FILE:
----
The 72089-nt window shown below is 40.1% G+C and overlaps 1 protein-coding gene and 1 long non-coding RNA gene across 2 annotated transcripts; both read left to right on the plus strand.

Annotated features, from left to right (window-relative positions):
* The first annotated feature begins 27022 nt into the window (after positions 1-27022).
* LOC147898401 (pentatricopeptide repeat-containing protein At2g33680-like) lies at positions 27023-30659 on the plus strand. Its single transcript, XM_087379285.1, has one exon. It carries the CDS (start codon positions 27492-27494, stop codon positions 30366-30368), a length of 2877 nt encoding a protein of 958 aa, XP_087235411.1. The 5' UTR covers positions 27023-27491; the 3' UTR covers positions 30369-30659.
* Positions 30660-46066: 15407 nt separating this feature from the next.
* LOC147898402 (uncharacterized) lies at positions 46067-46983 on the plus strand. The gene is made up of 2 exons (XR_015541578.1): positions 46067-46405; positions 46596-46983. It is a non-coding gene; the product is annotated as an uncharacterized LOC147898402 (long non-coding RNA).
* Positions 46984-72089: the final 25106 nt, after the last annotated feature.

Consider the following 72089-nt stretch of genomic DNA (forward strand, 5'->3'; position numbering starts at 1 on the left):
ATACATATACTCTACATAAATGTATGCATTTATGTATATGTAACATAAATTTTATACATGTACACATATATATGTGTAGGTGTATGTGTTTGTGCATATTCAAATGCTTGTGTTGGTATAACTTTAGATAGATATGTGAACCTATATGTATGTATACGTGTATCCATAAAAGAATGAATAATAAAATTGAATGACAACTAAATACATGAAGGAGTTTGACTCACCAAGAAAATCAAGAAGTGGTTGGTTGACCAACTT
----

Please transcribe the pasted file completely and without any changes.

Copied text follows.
The 72089-nt window shown below is 40.1% G+C and overlaps 1 protein-coding gene and 1 long non-coding RNA gene across 2 annotated transcripts; both read left to right on the plus strand.

Annotated features, from left to right (window-relative positions):
* The first annotated feature begins 27022 nt into the window (after positions 1-27022).
* LOC147898401 (pentatricopeptide repeat-containing protein At2g33680-like) lies at positions 27023-30659 on the plus strand. Its single transcript, XM_087379285.1, has one exon. It carries the CDS (start codon positions 27492-27494, stop codon positions 30366-30368), a length of 2877 nt encoding a protein of 958 aa, XP_087235411.1. The 5' UTR covers positions 27023-27491; the 3' UTR covers positions 30369-30659.
* Positions 30660-46066: 15407 nt separating this feature from the next.
* LOC147898402 (uncharacterized) lies at positions 46067-46983 on the plus strand. The gene is made up of 2 exons (XR_015541578.1): positions 46067-46405; positions 46596-46983. It is a non-coding gene; the product is annotated as an uncharacterized LOC147898402 (long non-coding RNA).
* Positions 46984-72089: the final 25106 nt, after the last annotated feature.

Consider the following 72089-nt stretch of genomic DNA (forward strand, 5'->3'; position numbering starts at 1 on the left):
ATACATATACTCTACATAAATGTATGCATTTATGTATATGTAACATAAATTTTATACATGTACACATATATATGTGTAGGTGTATGTGTTTGTGCATATTCAAATGCTTGTGTTGGTATAACTTTAGATAGATATGTGAACCTATATGTATGTATACGTGTATCCATAAAAGAATGAATAATAAAATTGAATGACAACTAAATACATGAAGGAGTTTGACTCACCAAGAAAATCAAGAAGTGGTTGGTTGACCAACTT